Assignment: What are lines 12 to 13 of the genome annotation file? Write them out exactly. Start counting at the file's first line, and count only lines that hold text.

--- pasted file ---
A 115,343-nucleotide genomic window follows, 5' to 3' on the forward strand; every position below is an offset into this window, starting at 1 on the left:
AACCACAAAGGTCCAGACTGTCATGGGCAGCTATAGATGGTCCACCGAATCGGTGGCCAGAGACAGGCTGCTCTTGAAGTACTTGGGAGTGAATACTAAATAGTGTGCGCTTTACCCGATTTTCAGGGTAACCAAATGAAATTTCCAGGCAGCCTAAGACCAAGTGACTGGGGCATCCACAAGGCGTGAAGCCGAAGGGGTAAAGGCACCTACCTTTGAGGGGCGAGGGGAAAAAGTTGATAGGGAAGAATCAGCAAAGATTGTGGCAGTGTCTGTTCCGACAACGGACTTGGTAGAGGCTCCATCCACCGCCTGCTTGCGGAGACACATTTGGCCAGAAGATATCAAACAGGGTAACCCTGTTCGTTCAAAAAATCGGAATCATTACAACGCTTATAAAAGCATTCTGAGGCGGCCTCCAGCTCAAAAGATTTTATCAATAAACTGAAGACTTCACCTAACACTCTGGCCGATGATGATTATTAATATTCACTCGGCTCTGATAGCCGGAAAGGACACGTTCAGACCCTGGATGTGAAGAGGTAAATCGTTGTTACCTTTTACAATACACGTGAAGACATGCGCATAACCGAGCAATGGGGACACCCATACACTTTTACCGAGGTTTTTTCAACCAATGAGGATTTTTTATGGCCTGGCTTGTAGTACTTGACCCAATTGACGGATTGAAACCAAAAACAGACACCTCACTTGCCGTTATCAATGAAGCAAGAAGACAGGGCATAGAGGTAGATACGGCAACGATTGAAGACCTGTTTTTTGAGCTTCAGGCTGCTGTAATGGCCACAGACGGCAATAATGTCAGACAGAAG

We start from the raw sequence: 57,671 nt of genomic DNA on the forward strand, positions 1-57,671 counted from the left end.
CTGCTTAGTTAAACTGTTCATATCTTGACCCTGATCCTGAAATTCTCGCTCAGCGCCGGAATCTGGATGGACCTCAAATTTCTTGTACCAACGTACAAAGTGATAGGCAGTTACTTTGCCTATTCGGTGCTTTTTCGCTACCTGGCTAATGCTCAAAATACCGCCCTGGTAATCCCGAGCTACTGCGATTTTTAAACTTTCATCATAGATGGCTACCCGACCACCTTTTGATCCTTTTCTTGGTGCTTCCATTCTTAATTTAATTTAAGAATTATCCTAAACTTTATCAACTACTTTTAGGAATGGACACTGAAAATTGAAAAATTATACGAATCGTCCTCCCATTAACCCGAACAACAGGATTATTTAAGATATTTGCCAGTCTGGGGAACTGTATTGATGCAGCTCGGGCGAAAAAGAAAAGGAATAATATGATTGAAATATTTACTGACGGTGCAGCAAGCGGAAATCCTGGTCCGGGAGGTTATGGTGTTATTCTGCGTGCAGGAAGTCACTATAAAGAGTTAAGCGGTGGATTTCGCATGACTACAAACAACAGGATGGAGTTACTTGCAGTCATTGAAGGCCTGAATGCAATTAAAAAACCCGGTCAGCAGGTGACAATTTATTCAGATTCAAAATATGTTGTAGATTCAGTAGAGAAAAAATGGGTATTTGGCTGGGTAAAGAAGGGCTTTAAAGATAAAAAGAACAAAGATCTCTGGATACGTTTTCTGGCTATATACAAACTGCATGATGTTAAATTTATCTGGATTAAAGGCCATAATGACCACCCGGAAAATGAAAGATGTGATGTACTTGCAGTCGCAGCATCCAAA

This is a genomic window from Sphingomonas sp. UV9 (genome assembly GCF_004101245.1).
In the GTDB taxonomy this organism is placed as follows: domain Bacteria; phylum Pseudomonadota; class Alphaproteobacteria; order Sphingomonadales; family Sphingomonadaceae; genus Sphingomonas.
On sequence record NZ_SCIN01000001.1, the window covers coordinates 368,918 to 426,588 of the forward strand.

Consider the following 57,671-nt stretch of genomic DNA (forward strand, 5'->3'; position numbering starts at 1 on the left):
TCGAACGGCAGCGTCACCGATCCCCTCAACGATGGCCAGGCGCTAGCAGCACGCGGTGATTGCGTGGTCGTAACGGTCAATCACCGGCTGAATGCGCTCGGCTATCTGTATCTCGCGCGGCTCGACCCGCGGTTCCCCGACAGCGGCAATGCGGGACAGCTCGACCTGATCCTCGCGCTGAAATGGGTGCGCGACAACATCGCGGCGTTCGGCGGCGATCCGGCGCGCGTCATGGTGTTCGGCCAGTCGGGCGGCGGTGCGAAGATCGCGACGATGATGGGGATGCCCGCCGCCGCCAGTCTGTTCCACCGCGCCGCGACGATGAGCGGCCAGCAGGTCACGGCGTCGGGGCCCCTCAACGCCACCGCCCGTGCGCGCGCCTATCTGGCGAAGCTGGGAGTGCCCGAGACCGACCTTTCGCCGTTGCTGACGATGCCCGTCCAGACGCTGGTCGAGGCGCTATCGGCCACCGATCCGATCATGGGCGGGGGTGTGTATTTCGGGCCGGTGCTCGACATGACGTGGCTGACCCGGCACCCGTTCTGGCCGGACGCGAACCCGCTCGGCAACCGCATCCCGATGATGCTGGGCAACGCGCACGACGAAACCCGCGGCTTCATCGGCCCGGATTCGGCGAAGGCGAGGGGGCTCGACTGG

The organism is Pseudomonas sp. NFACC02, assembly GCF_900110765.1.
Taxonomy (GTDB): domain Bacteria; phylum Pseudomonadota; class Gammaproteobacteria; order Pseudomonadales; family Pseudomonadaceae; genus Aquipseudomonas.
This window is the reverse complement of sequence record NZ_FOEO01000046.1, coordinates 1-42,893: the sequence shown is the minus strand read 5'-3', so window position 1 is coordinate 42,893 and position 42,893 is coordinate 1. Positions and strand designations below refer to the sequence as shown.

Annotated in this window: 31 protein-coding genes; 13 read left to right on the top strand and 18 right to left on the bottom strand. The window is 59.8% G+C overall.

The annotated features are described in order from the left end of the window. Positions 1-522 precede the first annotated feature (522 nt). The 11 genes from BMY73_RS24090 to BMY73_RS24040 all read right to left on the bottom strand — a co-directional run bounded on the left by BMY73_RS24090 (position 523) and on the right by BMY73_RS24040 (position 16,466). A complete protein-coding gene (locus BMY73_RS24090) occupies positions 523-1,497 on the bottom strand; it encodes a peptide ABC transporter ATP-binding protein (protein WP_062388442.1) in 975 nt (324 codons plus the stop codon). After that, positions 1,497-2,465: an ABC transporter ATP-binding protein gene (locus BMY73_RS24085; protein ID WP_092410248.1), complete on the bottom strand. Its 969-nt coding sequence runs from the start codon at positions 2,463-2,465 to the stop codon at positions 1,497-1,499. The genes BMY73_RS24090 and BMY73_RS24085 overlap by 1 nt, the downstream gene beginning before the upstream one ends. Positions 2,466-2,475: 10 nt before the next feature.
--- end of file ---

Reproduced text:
This window is the reverse complement of sequence record NZ_FOEO01000046.1, coordinates 1-42,893: the sequence shown is the minus strand read 5'-3', so window position 1 is coordinate 42,893 and position 42,893 is coordinate 1. Positions and strand designations below refer to the sequence as shown.

Annotated in this window: 31 protein-coding genes; 13 read left to right on the top strand and 18 right to left on the bottom strand. The window is 59.8% G+C overall.